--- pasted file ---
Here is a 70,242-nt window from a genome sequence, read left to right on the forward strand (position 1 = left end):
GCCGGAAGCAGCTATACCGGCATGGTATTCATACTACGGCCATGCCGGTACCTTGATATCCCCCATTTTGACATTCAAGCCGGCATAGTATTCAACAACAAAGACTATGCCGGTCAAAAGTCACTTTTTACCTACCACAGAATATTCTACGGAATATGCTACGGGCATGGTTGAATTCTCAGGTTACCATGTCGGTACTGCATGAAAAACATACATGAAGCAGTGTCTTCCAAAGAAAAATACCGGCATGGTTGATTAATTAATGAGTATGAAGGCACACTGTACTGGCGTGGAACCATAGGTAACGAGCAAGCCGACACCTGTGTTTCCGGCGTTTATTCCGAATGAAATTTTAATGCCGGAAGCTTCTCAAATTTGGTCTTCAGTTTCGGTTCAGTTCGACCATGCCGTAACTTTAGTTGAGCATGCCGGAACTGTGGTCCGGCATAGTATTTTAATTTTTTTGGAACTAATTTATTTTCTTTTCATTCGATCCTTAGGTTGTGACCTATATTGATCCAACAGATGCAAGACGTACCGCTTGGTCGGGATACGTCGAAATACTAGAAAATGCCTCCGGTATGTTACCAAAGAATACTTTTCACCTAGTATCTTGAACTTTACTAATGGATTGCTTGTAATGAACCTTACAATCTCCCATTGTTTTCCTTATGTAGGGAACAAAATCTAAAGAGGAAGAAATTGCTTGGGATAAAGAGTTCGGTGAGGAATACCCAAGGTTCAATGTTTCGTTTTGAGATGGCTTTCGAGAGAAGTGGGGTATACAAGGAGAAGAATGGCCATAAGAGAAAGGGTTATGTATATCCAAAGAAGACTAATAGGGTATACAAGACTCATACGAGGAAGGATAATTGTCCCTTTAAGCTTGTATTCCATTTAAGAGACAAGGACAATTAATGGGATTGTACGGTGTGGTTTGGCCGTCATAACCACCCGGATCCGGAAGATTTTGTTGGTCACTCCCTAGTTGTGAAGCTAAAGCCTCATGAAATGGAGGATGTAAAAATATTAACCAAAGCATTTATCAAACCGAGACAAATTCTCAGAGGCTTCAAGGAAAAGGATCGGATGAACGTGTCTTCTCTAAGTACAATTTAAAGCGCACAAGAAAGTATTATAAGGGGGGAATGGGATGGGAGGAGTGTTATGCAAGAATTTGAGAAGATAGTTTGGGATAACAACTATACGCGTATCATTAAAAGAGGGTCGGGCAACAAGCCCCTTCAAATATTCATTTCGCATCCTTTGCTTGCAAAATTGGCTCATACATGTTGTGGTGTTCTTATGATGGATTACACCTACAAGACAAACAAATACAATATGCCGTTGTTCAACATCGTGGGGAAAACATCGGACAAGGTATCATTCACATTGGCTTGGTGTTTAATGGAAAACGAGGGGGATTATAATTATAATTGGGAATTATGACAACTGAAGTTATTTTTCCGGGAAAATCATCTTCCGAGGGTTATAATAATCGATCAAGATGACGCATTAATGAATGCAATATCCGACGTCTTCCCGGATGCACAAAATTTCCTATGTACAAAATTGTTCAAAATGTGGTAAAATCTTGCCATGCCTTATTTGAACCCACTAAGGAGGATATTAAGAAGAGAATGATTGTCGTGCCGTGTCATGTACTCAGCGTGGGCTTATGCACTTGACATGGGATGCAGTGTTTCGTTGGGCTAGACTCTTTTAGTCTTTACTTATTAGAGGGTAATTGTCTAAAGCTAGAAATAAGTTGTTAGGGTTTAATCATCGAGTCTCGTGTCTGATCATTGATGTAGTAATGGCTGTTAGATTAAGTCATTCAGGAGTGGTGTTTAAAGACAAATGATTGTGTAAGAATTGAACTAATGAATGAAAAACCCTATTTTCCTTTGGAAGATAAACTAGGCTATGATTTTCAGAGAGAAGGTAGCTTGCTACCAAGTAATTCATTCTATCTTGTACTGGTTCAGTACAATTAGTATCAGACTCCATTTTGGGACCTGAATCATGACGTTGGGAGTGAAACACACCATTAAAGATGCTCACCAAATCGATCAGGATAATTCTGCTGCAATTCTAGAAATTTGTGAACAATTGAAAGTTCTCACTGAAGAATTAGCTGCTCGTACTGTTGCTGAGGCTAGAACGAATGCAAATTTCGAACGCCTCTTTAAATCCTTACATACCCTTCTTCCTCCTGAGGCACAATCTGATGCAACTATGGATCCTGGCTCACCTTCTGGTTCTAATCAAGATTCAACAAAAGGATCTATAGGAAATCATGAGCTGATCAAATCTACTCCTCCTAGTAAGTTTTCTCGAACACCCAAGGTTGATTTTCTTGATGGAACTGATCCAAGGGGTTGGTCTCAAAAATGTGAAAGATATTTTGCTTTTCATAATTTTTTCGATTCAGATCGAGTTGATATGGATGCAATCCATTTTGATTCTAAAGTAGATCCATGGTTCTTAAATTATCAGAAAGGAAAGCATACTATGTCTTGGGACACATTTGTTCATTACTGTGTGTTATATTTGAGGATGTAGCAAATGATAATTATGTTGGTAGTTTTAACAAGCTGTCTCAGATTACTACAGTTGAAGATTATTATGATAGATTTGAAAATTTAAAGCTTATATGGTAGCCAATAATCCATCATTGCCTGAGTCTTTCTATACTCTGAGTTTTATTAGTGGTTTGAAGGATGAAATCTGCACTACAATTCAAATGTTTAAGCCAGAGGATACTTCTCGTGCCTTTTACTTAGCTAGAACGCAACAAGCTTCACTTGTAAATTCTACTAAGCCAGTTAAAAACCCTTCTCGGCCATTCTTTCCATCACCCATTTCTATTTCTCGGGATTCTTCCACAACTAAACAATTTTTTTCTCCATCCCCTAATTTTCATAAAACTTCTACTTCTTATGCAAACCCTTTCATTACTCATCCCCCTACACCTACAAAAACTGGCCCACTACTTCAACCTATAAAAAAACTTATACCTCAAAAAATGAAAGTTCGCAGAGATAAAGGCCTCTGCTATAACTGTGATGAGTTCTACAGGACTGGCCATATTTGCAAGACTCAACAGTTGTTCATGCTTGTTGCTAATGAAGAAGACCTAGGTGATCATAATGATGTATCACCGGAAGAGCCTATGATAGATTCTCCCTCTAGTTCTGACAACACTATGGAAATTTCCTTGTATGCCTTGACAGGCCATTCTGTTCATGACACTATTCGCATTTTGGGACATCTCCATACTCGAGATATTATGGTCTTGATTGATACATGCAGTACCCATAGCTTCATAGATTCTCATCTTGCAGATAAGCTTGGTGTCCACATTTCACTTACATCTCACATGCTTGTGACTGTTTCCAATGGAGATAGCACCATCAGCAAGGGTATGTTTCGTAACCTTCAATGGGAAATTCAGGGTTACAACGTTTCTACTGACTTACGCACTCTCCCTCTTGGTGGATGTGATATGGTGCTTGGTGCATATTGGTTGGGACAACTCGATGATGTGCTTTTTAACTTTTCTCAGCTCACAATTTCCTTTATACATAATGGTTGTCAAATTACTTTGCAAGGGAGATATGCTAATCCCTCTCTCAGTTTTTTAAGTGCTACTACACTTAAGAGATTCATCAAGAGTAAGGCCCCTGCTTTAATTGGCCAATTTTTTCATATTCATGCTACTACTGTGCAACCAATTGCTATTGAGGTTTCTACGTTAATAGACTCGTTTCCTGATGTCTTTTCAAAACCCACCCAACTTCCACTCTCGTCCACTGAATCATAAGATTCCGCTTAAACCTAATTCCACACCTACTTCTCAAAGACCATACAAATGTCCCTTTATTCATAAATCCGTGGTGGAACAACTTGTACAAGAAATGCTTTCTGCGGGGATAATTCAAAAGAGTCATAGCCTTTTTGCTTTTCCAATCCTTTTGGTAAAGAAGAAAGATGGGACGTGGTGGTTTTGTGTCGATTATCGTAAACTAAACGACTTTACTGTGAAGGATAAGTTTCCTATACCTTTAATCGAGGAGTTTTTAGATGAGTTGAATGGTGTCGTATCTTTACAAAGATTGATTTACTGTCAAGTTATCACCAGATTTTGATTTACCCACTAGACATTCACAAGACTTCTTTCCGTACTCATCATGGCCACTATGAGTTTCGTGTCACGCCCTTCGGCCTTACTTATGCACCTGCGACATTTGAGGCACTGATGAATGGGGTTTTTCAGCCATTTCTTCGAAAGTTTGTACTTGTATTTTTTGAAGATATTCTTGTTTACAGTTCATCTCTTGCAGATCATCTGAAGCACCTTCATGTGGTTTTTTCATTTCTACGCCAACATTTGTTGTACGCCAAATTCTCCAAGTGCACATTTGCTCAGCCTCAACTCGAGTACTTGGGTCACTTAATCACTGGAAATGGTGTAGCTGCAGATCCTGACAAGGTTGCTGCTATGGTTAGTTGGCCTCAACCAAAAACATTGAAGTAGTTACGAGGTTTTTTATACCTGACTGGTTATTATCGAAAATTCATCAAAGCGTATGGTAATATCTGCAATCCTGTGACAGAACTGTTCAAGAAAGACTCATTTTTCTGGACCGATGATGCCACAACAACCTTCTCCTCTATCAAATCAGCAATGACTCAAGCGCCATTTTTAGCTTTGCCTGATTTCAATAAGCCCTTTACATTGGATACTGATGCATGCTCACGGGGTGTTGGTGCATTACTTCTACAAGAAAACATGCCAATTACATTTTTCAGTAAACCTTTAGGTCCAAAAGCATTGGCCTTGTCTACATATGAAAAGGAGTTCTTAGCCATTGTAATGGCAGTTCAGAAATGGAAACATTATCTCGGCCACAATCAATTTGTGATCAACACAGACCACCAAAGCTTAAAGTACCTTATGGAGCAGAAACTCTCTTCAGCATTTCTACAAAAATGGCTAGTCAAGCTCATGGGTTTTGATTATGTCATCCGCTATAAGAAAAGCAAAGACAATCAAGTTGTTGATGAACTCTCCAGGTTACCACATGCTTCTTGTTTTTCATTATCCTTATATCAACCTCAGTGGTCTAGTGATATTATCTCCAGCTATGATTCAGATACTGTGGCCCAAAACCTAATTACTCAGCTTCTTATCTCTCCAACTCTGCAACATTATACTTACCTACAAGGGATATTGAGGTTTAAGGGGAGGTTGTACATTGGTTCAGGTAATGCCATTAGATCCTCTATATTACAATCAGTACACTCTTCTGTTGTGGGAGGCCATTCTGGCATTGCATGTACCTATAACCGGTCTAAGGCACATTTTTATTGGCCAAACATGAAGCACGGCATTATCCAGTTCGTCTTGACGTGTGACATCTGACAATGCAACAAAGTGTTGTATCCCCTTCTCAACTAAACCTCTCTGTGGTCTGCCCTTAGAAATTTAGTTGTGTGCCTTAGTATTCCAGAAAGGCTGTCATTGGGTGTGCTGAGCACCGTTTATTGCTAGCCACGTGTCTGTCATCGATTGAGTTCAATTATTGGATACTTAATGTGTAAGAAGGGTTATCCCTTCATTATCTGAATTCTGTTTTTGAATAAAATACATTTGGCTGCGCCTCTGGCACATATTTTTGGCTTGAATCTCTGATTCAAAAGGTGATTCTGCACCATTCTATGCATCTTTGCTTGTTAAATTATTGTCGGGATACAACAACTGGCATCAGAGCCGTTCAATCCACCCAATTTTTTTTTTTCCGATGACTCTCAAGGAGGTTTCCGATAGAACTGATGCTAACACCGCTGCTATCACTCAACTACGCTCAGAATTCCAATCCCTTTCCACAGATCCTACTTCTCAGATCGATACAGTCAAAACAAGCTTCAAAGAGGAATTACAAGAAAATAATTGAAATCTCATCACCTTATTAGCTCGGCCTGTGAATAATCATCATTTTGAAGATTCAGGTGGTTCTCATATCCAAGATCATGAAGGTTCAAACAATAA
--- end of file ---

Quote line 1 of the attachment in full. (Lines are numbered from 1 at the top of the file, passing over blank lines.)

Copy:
Here is a 70,242-nt window from a genome sequence, read left to right on the forward strand (position 1 = left end):